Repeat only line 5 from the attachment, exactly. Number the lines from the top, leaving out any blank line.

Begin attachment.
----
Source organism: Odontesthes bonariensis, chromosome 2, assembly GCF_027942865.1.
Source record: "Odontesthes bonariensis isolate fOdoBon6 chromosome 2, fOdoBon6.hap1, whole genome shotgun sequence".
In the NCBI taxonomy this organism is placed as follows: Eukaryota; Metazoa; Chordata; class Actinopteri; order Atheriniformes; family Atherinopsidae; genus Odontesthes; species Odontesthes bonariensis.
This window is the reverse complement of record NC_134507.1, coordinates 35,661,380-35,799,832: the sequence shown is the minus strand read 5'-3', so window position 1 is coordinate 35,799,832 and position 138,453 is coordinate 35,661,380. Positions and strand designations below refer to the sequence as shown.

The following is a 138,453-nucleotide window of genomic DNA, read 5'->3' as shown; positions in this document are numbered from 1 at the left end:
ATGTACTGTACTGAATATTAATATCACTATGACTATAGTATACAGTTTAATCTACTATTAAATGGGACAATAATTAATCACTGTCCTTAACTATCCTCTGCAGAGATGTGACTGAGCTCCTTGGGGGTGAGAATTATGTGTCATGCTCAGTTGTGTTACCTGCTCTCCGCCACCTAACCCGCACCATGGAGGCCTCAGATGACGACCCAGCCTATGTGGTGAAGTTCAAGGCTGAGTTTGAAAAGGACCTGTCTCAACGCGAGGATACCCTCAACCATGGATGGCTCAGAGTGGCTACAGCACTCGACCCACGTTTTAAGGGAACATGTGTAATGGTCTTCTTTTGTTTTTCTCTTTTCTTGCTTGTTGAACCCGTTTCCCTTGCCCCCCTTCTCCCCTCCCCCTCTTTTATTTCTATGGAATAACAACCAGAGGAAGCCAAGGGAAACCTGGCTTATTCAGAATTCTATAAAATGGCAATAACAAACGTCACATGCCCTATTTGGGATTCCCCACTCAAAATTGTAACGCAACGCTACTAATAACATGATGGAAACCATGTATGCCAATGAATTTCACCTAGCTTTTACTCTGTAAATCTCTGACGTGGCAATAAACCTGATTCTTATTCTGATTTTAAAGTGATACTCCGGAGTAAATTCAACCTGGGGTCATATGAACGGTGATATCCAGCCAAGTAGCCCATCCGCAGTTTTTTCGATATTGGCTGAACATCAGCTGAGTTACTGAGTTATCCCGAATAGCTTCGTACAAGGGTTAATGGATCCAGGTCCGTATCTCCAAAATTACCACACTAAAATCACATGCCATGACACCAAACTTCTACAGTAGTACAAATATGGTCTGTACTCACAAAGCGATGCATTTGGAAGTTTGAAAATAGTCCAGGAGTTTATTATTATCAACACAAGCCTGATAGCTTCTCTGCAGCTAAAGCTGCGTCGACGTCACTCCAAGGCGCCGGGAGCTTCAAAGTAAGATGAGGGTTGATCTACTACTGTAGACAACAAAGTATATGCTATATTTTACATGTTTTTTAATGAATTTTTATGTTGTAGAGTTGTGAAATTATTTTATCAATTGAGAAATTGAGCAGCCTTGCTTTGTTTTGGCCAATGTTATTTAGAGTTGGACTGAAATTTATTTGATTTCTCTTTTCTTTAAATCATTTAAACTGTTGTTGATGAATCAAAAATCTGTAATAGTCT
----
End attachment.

The following is a 138,453-nucleotide window of genomic DNA, read 5'->3' as shown; positions in this document are numbered from 1 at the left end: